Christopher J. Coyne and Peter T. Leeson, Media,
Development, and Institutional Change
Cheltenham, UK and Northampton, MA: Edward Elgar, 2009
Nicholas Adam Curott
Published online: 30 April 2010
Springer Science+Business Media, LLC 2010
Television viewers in Venezuela are accustomed to having their programming
interrupted by Hugo Chávez, who regularly broadcasts whatever he feels like on
every channel in the nation.
To the American visitor, this seems like just one of
the many disadvantageous consequences of living under a dictatorship. Converse-
ly, the idea that media propaganda propagates dictatorial regimes has been
cemented in the popular mind ever since the publication of George Orwell’s 1984.
Whichever way one looks at it, media and dictatorship are clearly linked. But is an
unfree media a cause of unfree political institutions, or is it a consequence? In the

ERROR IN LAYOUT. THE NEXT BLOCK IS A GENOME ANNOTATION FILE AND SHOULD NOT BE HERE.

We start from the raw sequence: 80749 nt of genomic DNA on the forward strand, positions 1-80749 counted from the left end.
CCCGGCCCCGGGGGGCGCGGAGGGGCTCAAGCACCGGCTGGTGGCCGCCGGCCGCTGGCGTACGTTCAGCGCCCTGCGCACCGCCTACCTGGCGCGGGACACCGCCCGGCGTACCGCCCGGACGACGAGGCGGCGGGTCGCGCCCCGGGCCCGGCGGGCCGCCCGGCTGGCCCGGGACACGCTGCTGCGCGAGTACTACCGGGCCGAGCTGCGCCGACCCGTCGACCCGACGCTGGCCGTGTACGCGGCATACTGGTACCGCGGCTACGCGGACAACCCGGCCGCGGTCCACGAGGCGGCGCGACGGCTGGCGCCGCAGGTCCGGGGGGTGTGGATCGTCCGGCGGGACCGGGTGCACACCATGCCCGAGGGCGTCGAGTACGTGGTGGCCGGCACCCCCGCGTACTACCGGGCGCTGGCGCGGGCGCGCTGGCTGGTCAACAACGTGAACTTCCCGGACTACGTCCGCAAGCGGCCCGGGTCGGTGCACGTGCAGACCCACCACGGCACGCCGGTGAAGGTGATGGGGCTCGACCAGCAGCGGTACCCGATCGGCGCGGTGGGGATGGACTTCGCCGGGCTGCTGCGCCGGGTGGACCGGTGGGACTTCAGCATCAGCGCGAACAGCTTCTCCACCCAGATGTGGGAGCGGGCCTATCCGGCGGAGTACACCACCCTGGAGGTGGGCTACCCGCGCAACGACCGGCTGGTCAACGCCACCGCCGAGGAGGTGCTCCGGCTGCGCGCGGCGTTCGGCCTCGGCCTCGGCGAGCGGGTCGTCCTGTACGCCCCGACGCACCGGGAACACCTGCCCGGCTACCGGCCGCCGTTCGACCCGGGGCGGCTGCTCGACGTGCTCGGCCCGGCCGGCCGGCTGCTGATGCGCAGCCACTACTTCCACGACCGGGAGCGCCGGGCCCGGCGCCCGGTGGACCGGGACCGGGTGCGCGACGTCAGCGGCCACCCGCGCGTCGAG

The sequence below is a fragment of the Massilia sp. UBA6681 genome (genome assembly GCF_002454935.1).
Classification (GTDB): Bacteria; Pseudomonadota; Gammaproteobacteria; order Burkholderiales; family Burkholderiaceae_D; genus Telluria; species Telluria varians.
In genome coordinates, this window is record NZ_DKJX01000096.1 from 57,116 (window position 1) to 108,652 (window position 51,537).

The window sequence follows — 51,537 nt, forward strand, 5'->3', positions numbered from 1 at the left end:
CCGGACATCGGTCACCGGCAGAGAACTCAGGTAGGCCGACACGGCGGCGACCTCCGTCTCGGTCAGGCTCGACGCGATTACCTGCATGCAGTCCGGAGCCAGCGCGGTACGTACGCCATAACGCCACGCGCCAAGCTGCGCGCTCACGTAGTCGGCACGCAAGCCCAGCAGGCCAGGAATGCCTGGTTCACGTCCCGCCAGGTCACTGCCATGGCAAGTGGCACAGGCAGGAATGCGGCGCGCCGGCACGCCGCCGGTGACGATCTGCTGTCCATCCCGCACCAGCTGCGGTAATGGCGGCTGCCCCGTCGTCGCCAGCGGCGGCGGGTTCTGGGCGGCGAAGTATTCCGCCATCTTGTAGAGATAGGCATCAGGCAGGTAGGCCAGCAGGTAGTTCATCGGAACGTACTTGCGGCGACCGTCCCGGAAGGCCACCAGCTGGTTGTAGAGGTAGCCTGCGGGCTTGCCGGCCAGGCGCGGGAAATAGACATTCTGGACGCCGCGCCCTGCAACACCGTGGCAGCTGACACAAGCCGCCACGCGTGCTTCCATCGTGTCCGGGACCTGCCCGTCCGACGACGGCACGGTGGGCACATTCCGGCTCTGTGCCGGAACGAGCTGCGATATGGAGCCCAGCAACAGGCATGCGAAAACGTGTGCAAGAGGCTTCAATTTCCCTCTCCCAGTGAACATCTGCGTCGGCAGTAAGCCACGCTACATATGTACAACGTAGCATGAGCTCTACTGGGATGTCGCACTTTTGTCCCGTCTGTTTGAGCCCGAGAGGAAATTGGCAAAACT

latest entry in the New Thinking in Political Economy book series published by
Edward Elgar Press, Christopher J. Coyne and Peter T. Leeson argue convincingly
that the arrow of causation in fact runs both ways. According to Coyne and
Leeson, the media regularly works to reinforce existing institutions, but it is also a
powerful focal point around which individuals implement institutional change. In
just over 170 type-set pages, Coyne and Leeson attempt the difficult task of
unraveling the complex circular relationship between media, development, and
Media, Development, and Institutional Change is substantively about the
relationship between the media and economic development. But in the course of
pursuing this issue, Coyne and Leeson also present the clearest exposition yet in
Rev Austrian Econ (2010) 23:419–423
Everyone who wants to watch TV is literally forced to listen to whatever Chávez wants to say.
Frequently, he talks about the benefits of Marxism. The likelihood that this sort of talk is believed by
anyone is one of the subjects discussed by Coyne and Leeson in Chapter 3. Other times, he talks about
whatever is on his mind, for instance his infamous diatribe about his own bowel movements.
N. A. Curott (*)
George Mason University, Fairfax, VA, USA